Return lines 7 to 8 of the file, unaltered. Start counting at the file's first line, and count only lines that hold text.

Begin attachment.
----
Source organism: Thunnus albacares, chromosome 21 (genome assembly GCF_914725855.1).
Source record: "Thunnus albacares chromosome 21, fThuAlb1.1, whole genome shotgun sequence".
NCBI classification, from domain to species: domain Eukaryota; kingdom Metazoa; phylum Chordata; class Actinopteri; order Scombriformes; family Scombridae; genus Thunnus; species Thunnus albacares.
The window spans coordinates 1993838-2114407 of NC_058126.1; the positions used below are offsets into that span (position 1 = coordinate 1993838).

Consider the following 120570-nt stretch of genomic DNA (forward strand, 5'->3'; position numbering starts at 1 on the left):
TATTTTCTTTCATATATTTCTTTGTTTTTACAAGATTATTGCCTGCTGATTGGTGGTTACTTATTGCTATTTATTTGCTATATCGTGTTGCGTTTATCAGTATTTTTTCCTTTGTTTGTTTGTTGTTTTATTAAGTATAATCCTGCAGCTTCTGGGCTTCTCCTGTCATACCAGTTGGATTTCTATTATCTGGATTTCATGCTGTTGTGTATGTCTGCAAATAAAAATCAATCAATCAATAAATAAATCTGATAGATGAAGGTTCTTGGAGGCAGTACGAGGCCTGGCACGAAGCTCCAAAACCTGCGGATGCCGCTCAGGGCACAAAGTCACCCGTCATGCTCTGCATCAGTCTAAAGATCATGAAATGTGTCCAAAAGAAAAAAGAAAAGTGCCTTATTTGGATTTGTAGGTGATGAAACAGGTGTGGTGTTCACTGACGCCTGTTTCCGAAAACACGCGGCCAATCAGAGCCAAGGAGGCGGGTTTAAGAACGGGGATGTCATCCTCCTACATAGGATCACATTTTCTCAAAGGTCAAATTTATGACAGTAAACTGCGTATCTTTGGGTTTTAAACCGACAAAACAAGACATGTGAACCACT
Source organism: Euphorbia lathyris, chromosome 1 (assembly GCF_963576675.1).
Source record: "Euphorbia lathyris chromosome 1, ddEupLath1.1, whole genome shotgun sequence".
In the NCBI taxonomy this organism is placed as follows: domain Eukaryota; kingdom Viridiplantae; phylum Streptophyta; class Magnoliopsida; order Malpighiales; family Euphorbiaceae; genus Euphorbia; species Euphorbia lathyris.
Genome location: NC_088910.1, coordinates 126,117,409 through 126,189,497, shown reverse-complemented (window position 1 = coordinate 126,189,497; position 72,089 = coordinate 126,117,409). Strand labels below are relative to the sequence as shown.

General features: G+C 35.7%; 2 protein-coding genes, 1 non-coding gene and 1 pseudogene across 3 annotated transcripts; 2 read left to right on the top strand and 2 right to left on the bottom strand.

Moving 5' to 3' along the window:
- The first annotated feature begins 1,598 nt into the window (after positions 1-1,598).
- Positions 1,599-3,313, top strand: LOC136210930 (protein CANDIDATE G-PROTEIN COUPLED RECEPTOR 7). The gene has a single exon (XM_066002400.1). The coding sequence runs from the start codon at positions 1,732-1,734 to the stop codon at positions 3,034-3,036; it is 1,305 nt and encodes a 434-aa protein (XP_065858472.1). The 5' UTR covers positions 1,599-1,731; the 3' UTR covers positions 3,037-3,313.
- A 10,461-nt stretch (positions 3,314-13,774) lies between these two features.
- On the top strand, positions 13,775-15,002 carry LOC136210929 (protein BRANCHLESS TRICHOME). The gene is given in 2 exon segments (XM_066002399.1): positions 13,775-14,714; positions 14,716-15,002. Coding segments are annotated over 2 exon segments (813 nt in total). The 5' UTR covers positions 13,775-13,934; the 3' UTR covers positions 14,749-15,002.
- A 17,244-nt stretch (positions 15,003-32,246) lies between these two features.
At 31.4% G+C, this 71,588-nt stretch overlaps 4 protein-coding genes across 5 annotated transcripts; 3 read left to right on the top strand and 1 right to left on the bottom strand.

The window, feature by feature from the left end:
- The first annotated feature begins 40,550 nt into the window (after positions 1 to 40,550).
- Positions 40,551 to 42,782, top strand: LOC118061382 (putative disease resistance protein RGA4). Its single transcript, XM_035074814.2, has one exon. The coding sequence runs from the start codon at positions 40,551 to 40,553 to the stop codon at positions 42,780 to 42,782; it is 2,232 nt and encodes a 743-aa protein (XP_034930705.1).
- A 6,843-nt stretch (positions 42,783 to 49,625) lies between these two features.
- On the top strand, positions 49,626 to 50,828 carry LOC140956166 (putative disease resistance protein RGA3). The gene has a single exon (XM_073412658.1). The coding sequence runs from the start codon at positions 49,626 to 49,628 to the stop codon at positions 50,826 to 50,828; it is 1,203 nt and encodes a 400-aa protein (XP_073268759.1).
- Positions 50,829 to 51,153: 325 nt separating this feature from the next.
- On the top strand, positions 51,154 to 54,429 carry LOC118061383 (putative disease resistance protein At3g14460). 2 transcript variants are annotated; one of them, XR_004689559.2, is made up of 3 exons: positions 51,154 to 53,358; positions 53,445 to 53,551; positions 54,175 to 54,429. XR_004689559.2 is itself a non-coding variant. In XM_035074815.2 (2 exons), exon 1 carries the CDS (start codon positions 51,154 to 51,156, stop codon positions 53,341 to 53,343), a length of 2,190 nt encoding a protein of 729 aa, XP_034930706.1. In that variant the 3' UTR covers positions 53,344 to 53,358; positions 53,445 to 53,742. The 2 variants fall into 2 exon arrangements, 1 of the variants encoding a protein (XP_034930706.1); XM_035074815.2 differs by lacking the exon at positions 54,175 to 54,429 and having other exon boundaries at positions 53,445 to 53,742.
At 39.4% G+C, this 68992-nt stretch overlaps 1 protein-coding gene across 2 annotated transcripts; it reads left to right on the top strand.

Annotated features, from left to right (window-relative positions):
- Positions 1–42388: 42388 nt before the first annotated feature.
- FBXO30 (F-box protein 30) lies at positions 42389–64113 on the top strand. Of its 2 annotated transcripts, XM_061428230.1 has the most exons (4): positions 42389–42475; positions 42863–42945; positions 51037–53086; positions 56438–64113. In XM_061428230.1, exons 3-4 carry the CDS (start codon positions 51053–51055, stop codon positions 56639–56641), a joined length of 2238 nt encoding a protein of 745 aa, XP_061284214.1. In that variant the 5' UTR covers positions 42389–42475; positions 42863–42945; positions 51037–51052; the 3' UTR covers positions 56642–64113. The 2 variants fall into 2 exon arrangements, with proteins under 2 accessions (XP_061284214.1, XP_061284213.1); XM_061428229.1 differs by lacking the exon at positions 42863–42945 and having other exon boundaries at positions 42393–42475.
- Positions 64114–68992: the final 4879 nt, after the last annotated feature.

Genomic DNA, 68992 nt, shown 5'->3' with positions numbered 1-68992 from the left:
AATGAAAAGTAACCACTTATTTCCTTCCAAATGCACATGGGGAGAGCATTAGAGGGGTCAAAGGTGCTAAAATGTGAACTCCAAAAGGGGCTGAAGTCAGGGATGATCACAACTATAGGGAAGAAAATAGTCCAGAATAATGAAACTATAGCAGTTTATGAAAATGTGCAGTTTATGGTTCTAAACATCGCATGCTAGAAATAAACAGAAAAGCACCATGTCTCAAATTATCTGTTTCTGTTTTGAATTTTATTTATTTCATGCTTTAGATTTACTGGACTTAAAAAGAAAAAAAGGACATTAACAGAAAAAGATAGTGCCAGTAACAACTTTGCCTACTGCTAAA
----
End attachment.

Source organism: Euphorbia lathyris, chromosome 1 (assembly GCF_963576675.1).
Source record: "Euphorbia lathyris chromosome 1, ddEupLath1.1, whole genome shotgun sequence".